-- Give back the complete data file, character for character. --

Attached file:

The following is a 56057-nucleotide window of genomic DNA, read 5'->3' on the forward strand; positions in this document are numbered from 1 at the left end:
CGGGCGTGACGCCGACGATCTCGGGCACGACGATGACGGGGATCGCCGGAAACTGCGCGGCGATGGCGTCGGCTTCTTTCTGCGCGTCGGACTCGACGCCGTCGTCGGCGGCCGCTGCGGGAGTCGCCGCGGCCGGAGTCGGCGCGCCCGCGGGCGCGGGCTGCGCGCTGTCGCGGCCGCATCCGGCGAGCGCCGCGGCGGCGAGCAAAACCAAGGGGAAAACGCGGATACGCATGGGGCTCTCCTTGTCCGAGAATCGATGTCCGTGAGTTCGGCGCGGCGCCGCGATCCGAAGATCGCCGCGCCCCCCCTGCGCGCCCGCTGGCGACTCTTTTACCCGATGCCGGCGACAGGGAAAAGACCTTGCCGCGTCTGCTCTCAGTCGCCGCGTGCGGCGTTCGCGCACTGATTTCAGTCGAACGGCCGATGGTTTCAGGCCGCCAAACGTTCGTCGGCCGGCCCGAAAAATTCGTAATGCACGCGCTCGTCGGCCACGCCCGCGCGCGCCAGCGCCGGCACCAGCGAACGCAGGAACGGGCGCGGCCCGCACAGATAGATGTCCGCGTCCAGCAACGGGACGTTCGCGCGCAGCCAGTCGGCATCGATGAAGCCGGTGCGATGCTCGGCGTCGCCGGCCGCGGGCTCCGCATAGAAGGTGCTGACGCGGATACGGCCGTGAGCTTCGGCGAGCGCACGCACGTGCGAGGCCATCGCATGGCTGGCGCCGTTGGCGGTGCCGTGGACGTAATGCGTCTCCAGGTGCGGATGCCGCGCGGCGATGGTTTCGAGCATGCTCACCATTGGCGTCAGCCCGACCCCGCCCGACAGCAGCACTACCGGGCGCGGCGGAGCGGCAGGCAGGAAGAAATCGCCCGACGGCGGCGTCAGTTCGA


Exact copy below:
The following is a 56057-nucleotide window of genomic DNA, read 5'->3' on the forward strand; positions in this document are numbered from 1 at the left end:
CGGGCGTGACGCCGACGATCTCGGGCACGACGATGACGGGGATCGCCGGAAACTGCGCGGCGATGGCGTCGGCTTCTTTCTGCGCGTCGGACTCGACGCCGTCGTCGGCGGCCGCTGCGGGAGTCGCCGCGGCCGGAGTCGGCGCGCCCGCGGGCGCGGGCTGCGCGCTGTCGCGGCCGCATCCGGCGAGCGCCGCGGCGGCGAGCAAAACCAAGGGGAAAACGCGGATACGCATGGGGCTCTCCTTGTCCGAGAATCGATGTCCGTGAGTTCGGCGCGGCGCCGCGATCCGAAGATCGCCGCGCCCCCCCTGCGCGCCCGCTGGCGACTCTTTTACCCGATGCCGGCGACAGGGAAAAGACCTTGCCGCGTCTGCTCTCAGTCGCCGCGTGCGGCGTTCGCGCACTGATTTCAGTCGAACGGCCGATGGTTTCAGGCCGCCAAACGTTCGTCGGCCGGCCCGAAAAATTCGTAATGCACGCGCTCGTCGGCCACGCCCGCGCGCGCCAGCGCCGGCACCAGCGAACGCAGGAACGGGCGCGGCCCGCACAGATAGATGTCCGCGTCCAGCAACGGGACGTTCGCGCGCAGCCAGTCGGCATCGATGAAGCCGGTGCGATGCTCGGCGTCGCCGGCCGCGGGCTCCGCATAGAAGGTGCTGACGCGGATACGGCCGTGAGCTTCGGCGAGCGCACGCACGTGCGAGGCCATCGCATGGCTGGCGCCGTTGGCGGTGCCGTGGACGTAATGCGTCTCCAGGTGCGGATGCCGCGCGGCGATGGTTTCGAGCATGCTCACCATTGGCGTCAGCCCGACCCCGCCCGACAGCAGCACTACCGGGCGCGGCGGAGCGGCAGGCAGGAAGAAATCGCCCGACGGCGGCGTCAGTTCGA